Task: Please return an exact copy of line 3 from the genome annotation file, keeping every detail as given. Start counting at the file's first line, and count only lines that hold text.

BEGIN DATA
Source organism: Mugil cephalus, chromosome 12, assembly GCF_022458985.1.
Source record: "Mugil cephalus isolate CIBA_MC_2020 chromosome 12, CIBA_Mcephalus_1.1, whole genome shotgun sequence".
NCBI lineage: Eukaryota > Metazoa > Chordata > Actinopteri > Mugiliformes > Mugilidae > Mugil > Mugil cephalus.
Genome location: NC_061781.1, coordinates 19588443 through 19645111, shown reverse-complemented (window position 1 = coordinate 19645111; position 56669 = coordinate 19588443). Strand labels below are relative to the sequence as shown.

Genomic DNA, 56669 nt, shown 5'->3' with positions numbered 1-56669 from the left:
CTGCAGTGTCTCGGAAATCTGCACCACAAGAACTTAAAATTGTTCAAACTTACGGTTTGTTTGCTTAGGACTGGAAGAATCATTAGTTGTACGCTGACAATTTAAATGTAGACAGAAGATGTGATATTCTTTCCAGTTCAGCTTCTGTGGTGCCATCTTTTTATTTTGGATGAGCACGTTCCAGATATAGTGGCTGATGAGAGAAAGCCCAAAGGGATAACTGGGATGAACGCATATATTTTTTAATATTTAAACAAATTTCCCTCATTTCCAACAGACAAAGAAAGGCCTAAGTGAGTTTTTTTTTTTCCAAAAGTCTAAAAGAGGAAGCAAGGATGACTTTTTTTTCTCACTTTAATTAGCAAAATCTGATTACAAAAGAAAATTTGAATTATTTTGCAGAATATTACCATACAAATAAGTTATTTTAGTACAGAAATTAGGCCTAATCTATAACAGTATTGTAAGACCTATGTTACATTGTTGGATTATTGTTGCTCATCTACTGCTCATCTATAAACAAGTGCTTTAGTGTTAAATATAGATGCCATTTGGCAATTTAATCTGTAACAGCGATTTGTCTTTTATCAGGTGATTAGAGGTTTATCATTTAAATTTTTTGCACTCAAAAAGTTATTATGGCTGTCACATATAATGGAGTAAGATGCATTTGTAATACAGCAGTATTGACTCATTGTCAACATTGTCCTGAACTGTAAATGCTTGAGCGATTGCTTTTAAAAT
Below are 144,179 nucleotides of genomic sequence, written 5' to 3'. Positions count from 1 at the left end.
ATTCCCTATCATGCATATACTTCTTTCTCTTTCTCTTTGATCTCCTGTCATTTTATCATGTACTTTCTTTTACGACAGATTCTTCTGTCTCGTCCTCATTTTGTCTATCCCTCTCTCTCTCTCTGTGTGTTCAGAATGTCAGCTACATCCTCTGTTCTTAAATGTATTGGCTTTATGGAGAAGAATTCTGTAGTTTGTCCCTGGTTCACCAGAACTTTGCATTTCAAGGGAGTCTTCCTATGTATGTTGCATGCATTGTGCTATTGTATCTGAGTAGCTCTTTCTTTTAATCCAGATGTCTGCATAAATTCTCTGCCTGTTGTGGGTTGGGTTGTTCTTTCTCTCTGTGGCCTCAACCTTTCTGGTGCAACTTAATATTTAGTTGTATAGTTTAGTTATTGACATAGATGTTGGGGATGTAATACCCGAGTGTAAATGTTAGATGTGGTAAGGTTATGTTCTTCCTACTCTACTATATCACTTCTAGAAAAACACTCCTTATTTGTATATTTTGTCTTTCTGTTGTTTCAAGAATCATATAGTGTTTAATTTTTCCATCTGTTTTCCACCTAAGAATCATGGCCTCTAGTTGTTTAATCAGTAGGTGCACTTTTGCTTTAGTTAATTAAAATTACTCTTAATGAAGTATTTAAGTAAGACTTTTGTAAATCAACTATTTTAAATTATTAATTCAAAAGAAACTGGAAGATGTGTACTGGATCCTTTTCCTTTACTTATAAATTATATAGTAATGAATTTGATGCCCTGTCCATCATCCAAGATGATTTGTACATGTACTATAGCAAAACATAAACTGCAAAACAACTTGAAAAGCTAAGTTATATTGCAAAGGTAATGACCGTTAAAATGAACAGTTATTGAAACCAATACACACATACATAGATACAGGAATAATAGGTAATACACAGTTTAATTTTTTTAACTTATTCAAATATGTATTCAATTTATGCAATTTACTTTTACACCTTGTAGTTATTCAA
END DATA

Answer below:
NCBI lineage: Eukaryota > Metazoa > Chordata > Actinopteri > Mugiliformes > Mugilidae > Mugil > Mugil cephalus.